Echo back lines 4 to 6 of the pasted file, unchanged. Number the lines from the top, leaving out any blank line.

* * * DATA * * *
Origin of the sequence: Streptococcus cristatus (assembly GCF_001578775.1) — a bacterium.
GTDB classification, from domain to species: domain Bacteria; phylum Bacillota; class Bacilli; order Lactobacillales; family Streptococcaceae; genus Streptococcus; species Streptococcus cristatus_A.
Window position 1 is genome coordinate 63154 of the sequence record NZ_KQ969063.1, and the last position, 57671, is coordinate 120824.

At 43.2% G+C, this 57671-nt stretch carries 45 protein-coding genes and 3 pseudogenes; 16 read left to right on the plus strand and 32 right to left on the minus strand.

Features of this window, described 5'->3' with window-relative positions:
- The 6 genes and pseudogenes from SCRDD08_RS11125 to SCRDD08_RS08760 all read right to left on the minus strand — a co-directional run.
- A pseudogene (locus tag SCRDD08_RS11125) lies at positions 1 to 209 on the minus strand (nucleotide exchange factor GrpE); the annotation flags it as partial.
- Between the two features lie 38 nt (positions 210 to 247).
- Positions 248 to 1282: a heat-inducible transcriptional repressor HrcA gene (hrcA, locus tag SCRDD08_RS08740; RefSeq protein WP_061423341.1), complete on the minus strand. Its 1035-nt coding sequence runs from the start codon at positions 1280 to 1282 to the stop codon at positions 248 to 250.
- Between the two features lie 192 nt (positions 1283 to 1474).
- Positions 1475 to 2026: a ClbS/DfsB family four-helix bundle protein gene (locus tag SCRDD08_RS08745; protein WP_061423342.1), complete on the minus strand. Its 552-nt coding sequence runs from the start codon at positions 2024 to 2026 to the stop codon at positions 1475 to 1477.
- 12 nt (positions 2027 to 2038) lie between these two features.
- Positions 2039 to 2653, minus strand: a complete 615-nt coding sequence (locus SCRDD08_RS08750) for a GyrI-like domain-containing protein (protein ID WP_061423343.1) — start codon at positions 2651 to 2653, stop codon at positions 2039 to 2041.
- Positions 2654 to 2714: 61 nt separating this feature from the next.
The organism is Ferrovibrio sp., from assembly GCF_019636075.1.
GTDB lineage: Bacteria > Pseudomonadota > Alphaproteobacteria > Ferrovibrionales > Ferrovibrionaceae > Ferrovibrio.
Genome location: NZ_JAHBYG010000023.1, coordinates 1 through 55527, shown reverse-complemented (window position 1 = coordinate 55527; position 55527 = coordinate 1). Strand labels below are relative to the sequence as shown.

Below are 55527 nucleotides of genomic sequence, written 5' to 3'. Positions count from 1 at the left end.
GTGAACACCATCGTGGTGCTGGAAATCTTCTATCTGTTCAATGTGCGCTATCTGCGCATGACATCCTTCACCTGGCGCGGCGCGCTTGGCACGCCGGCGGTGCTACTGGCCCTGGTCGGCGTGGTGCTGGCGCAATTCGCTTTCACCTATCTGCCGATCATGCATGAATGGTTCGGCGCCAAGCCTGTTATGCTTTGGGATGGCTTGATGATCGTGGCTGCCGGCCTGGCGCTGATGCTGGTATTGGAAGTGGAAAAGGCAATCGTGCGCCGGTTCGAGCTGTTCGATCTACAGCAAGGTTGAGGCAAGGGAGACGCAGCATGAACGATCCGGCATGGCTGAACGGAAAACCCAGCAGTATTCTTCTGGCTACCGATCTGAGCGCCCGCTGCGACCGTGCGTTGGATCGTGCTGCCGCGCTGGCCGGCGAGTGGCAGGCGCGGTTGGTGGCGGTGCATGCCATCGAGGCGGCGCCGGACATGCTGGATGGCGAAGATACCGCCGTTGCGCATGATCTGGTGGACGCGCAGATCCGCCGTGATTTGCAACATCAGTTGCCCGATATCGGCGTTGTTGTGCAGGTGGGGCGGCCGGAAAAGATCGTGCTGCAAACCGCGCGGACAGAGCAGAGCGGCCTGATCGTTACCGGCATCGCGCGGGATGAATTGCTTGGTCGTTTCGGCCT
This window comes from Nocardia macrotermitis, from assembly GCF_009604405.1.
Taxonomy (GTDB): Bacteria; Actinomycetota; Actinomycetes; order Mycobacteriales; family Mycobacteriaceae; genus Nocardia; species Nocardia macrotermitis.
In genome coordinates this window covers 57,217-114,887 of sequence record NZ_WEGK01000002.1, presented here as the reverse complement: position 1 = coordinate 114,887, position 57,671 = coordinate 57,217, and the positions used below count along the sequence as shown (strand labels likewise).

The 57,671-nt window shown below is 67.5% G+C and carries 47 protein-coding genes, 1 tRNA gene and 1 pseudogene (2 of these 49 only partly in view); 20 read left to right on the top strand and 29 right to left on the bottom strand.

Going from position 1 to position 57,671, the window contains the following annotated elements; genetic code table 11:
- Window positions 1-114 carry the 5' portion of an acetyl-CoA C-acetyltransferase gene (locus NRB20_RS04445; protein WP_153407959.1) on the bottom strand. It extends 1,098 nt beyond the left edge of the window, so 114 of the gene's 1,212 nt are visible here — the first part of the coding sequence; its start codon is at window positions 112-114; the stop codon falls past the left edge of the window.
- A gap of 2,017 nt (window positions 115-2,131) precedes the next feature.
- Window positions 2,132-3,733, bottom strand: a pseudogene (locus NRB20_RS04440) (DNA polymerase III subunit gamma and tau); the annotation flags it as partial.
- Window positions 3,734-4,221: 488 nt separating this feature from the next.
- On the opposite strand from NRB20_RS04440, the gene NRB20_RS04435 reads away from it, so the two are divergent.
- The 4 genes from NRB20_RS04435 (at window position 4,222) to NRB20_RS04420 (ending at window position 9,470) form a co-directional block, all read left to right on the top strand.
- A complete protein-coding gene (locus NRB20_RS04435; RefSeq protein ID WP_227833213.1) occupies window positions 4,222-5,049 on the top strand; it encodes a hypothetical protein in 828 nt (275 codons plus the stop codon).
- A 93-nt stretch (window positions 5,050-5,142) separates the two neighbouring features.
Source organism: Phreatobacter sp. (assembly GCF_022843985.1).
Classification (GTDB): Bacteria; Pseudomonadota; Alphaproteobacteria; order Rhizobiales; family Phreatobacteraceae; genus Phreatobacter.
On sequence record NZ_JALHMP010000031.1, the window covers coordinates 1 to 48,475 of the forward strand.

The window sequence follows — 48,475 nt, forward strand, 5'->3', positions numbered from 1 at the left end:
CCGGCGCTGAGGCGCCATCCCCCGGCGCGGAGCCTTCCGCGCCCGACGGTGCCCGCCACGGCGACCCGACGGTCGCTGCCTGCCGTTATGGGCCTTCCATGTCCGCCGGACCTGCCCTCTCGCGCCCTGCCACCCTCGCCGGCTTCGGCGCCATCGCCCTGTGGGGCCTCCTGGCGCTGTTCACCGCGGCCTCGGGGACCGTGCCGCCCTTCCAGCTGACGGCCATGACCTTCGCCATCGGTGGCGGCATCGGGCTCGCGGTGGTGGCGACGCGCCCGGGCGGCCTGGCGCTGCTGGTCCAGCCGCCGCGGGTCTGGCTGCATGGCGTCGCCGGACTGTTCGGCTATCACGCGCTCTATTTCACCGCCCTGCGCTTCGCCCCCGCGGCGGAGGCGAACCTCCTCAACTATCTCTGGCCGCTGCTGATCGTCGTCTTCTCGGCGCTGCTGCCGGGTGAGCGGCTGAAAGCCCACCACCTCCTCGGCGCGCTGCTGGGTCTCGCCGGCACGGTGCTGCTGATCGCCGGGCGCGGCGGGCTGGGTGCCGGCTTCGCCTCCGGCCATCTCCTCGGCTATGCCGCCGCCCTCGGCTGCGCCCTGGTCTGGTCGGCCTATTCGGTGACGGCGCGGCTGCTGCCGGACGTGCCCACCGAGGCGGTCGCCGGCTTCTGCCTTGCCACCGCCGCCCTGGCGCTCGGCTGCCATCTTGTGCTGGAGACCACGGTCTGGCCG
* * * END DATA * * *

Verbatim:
At 43.2% G+C, this 57671-nt stretch carries 45 protein-coding genes and 3 pseudogenes; 16 read left to right on the plus strand and 32 right to left on the minus strand.

Features of this window, described 5'->3' with window-relative positions:
- The 6 genes and pseudogenes from SCRDD08_RS11125 to SCRDD08_RS08760 all read right to left on the minus strand — a co-directional run.